A succession of nights in the low and mid twenties (Fahrenheit) in mid December has encouraged the reluctant Korean Sweetheart tree (Euscaphis japonica) into near dormancy. Finally. The remaining leaves, showing no coloring, look quite sad, and I’ll be relieved when all have fallen, though I expect no harm will come of it.
Today, the possibility of a major snow has fizzled, with the worst of it not too many miles to the west. Still, several inches are enough to cover the messy piles of fallen leaves. Silhouettes of trees and shrubs, and evergreens are enhanced by this snowy, white background.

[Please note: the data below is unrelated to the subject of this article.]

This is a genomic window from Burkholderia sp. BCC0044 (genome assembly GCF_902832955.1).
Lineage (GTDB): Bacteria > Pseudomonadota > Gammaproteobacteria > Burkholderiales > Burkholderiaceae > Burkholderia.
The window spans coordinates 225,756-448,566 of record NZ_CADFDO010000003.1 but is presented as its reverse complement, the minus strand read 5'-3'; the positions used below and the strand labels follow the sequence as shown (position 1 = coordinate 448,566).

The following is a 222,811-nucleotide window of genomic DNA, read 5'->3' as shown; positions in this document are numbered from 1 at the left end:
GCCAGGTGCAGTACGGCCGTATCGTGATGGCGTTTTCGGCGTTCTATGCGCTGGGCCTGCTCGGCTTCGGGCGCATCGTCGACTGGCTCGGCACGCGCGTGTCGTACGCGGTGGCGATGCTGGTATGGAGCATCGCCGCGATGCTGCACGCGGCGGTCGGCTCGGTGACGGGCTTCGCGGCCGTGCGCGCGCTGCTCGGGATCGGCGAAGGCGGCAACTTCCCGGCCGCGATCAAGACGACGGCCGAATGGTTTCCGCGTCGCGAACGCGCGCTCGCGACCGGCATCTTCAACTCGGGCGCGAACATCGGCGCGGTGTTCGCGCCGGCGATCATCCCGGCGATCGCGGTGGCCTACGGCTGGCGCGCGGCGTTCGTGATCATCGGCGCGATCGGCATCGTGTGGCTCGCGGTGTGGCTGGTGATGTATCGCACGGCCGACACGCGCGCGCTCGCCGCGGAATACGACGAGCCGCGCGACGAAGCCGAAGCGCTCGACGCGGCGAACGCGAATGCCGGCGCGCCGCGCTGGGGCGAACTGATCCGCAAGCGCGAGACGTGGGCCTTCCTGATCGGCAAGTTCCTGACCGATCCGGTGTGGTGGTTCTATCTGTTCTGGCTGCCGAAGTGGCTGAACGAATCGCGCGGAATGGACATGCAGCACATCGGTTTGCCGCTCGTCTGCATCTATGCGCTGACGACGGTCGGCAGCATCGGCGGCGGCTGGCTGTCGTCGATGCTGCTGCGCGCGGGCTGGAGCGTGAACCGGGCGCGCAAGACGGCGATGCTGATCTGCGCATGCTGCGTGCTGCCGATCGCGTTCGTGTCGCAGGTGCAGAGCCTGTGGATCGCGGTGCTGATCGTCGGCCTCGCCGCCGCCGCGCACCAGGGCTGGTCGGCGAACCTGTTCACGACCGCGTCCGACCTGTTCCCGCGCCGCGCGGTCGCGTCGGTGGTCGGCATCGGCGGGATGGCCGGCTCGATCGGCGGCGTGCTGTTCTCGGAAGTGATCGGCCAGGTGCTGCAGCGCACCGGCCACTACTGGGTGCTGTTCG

While foliage of snowdrops has begun to emerge (a month early), no blooms poke through the snow. Remarkably, camellias’ flowers have not been damaged in recent nights, so many pink and white blooms are seen scattered through the upper half of the garden. Also seen are remnants of yellow, autumn (Mahonia x media ‘Winter Sun’, above) and late winter (Mahonia bealei, below) flowering mahonias that are showing color earlier than ever.
A variety of birds perch on the nearby tree lilac, waiting their turn to pluck berries from the Mary Nell holly. More often I witness this in late winter when robins will also grab a few of the nandinas’ bitter and mildly toxic berries (below).